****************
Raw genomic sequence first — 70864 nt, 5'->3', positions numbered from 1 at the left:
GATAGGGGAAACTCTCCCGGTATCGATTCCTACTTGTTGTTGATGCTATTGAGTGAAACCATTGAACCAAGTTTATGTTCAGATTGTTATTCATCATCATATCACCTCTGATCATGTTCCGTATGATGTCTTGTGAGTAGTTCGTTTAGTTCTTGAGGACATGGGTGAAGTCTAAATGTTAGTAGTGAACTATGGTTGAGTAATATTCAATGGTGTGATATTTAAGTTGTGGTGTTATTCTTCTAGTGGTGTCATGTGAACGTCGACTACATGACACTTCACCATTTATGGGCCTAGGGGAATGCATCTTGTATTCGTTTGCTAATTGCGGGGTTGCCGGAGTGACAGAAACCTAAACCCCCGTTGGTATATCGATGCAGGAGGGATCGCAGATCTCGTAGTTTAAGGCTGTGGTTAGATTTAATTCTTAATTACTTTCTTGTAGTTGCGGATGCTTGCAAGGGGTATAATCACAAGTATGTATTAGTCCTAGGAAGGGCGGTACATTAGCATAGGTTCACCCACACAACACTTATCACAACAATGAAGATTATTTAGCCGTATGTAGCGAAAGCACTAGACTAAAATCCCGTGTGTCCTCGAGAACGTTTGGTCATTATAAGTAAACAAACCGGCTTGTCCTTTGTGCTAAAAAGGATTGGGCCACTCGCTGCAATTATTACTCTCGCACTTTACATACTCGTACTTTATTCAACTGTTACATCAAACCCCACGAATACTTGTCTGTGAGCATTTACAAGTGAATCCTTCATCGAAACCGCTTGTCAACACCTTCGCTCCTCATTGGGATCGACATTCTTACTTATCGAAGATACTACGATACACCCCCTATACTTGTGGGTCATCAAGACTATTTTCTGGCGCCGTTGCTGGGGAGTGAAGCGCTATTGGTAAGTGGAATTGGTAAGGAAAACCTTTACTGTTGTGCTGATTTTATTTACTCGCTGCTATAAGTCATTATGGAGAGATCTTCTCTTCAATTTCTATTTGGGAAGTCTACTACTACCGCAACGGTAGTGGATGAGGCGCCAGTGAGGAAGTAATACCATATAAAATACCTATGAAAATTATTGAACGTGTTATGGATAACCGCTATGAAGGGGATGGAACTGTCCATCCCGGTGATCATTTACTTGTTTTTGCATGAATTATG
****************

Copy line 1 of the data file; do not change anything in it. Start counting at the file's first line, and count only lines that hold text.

Raw genomic sequence first — 70864 nt, 5'->3', positions numbered from 1 at the left: